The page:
Disney expects its partly animated and frequently panned Red Planet film John Carter to lose $200 million, throwing the whole movie division into a sea of red ink.
“In light of the theatrical performance of John Carter ($184 million global box office), we expect the film to generate an operating loss of approximately $200 million during our second fiscal quarter ending March 31,” Disney said in a statement after markets closed Monday.
“As a result, our current expectation is that the Studio segment will have an operating loss of between $80 and $120 million for the second quarter.”
The movie’s production budget is estimated at $250 million. Another $100 million was spent on marketing.
Disney said that John Carter has collected about $184 million in global ticket sales so far. However, ticket sales are split approximately in half with theater owners.
Made by Oscar-winning director Andrew Stanton in his first live-action effort, the movie drew scathing reviews from many critics upon its release earlier this month.
“While John Carter looks terrific and delivers its share of pulpy thrills, it also suffers from uneven pacing and occasionally incomprehensible plotting and characterization,” said the Rotten Tomatoes site, which also compiles film reviews. Associated Press movie critic Christy Lemire called it “massively confusing” and “deadly dull.”
The loss will more than overshadow means that profits from other movies and home video disc sales.
But Disney maintains that the loss can be reversed, thanks to such future projects as Pixar’s Brave, set for release June 22.
“As we look forward to the second half of the year, we are excited about… The Avengers and Brave, which we believe have tremendous potential to drive value for the Studio and the rest of the company,” the entertainment giant said.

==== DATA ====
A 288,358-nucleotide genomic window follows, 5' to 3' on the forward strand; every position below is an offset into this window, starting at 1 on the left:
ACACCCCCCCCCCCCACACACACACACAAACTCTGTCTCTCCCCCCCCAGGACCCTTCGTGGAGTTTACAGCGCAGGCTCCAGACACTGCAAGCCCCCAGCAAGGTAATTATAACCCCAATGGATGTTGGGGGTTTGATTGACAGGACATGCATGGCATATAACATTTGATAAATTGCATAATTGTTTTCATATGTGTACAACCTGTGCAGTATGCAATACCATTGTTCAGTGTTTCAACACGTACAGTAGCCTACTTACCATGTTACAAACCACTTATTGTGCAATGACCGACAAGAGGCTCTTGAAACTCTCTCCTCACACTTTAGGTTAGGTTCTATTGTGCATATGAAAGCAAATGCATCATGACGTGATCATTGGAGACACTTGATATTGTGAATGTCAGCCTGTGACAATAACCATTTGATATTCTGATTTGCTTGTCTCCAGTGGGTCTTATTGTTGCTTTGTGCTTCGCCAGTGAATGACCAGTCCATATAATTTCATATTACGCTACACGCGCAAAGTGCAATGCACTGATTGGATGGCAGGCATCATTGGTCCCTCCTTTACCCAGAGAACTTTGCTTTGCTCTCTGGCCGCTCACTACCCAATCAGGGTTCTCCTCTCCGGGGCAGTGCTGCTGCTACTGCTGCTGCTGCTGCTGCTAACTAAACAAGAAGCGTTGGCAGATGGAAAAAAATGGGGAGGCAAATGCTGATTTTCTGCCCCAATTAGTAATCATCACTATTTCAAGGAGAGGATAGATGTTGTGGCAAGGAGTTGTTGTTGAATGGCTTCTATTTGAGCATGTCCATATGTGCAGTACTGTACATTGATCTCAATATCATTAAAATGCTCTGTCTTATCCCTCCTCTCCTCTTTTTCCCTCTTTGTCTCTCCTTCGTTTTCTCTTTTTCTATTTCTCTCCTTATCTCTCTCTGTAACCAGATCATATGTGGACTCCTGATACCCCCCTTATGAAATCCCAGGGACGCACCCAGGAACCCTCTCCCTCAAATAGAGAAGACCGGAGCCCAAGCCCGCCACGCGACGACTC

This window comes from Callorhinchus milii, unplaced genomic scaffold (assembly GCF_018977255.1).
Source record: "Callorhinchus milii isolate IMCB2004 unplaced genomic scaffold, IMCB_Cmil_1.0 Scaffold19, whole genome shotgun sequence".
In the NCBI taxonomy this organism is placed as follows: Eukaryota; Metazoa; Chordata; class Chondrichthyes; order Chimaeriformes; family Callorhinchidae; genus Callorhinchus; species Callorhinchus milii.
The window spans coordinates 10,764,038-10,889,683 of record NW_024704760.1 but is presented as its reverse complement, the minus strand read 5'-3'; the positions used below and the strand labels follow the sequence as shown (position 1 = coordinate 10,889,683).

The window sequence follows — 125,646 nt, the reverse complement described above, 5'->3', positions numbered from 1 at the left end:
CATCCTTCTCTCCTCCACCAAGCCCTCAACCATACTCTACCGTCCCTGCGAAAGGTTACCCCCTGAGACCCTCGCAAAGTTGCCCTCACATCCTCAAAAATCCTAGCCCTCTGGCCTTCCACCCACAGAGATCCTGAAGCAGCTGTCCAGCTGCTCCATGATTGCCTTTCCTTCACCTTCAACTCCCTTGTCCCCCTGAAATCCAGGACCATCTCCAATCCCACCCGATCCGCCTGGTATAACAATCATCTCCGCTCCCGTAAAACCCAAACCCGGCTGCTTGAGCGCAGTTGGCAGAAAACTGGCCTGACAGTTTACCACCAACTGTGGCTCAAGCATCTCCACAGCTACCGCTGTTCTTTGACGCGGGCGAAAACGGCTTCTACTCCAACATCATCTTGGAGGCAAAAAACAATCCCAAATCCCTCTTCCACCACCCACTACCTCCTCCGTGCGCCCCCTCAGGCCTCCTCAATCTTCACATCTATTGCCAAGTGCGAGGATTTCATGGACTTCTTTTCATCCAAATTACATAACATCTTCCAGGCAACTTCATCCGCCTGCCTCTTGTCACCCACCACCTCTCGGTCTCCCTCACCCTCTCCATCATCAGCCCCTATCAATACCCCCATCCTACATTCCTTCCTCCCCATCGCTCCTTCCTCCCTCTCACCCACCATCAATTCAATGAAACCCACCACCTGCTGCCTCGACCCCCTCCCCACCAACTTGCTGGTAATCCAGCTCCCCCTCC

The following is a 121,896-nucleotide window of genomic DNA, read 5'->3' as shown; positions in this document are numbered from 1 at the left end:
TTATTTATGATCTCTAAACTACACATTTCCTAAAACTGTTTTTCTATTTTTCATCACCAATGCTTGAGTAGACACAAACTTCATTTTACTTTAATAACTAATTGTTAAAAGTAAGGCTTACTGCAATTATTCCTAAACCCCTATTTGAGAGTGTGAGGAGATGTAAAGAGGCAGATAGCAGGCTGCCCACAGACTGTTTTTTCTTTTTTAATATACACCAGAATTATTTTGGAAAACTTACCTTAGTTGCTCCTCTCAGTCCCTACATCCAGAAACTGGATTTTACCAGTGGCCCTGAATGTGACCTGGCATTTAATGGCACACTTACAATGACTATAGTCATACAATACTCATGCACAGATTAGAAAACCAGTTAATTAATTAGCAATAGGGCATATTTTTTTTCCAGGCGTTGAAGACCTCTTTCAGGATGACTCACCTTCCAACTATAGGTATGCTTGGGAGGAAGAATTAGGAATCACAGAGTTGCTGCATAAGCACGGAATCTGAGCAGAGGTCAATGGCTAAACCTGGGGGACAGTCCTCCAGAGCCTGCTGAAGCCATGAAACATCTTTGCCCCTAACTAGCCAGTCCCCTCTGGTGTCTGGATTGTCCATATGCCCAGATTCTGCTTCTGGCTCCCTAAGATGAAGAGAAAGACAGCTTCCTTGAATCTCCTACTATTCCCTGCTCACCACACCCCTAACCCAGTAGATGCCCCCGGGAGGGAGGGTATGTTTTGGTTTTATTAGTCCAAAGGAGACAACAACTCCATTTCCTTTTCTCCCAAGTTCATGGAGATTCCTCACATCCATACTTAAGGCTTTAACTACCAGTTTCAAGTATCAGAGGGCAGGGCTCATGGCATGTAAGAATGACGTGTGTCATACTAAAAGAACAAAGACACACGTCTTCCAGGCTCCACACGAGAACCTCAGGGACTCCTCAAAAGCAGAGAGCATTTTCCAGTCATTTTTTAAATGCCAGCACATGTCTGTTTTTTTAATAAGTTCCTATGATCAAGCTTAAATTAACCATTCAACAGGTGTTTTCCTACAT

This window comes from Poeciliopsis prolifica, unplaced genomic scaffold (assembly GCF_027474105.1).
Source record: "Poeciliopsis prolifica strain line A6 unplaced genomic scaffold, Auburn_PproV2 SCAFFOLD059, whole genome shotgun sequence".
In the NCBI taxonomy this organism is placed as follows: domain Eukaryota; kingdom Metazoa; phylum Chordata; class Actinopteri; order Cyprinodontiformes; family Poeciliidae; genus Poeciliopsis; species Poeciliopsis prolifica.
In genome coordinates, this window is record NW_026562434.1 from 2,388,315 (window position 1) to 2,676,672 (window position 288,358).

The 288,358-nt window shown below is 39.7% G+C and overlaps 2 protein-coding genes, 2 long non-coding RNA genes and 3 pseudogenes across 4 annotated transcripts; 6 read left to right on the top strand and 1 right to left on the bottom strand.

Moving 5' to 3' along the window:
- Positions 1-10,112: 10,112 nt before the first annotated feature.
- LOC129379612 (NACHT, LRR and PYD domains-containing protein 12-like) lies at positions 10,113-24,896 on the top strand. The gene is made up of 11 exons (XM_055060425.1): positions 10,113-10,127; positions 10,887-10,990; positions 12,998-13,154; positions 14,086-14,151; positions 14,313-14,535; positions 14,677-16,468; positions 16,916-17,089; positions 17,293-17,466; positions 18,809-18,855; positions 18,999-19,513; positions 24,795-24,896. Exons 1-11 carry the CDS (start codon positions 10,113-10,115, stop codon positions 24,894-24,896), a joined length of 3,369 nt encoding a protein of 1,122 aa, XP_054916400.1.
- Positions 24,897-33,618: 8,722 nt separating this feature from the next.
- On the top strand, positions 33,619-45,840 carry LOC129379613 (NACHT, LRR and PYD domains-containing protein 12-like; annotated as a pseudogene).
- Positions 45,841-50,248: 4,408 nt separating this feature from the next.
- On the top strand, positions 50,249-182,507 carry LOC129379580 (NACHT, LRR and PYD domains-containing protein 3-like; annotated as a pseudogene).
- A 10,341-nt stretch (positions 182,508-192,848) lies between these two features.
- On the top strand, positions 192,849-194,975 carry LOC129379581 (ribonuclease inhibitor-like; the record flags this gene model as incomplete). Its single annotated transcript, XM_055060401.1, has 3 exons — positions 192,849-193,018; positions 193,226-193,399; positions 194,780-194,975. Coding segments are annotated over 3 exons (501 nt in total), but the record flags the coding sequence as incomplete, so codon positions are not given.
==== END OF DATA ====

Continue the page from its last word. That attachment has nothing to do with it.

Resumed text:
Centering on a Civil War veteran who finds himself on Mars, John Carter is on its way to the “Red Ink Planet,” said Cowen & Co. analyst Doug Creutz. However, he predicts a write-down of about $100 million.
Disney’s projected loss is more than double what he had expected, said Miller Tabak analyst David Joyce, adding that this will reduce his estimate for Disney’s earnings. Because of the large spending on production and marketing, Disney is announcing the loss sooner than might be expected for for a smaller-budget film, he added: “It’s good that Disney’s airing their dirty laundry now.”
“Obviously no studio puts this much into a movie hoping for this kind of result,” said Hollywood.com analyst Paul Dergarabedian.
One estimate was that about $600 million in worldwide box office revenue was needed in order for Disney to break even on John Carter. However, fewer than 65 movies have reached that figure, Dergarabedian said.
Disney shares fell 43 cents Monday to 43.01 in extended trading. The stock closed up 25 cents at $43.44 in regular trading — before Disney’s announcement of the huge expected loss.